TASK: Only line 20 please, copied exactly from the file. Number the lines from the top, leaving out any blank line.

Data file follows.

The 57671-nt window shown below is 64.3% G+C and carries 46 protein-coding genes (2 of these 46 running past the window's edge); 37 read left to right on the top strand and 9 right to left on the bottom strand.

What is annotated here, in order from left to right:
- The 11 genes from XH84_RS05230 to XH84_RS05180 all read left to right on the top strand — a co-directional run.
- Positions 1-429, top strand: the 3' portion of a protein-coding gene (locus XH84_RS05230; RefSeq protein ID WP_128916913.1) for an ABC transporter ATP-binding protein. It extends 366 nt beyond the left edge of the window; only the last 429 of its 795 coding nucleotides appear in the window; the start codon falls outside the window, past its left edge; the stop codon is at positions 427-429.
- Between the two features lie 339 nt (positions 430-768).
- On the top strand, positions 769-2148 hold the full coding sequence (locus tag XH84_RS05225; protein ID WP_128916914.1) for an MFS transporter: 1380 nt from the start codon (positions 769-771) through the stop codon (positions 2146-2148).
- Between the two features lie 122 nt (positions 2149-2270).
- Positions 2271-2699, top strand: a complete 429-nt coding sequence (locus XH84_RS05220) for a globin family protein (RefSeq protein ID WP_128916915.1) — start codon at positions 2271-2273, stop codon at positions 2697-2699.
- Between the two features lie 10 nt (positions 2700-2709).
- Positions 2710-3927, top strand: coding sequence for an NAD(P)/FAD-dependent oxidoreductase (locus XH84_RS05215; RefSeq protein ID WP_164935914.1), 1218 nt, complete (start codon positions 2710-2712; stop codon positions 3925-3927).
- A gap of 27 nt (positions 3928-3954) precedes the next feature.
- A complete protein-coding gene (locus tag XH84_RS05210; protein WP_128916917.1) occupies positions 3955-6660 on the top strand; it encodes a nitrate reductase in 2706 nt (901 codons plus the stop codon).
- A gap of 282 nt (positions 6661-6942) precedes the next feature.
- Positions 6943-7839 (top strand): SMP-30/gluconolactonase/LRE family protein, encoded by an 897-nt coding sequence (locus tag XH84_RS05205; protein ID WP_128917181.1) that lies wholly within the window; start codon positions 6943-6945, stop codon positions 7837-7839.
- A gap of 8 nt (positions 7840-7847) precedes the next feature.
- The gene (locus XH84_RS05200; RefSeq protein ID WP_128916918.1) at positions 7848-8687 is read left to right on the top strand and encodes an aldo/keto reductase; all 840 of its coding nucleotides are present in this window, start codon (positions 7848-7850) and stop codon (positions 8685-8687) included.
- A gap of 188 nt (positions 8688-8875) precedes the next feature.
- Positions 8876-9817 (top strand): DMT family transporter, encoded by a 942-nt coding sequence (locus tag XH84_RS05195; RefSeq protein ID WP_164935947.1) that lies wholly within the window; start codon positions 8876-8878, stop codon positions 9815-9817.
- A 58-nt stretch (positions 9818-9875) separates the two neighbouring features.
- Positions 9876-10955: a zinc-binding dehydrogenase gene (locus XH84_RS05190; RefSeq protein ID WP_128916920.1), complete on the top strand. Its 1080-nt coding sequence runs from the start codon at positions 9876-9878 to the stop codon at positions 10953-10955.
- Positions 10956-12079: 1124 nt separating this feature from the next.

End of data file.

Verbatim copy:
- Positions 9876-10955: a zinc-binding dehydrogenase gene (locus XH84_RS05190; RefSeq protein ID WP_128916920.1), complete on the top strand. Its 1080-nt coding sequence runs from the start codon at positions 9876-9878 to the stop codon at positions 10953-10955.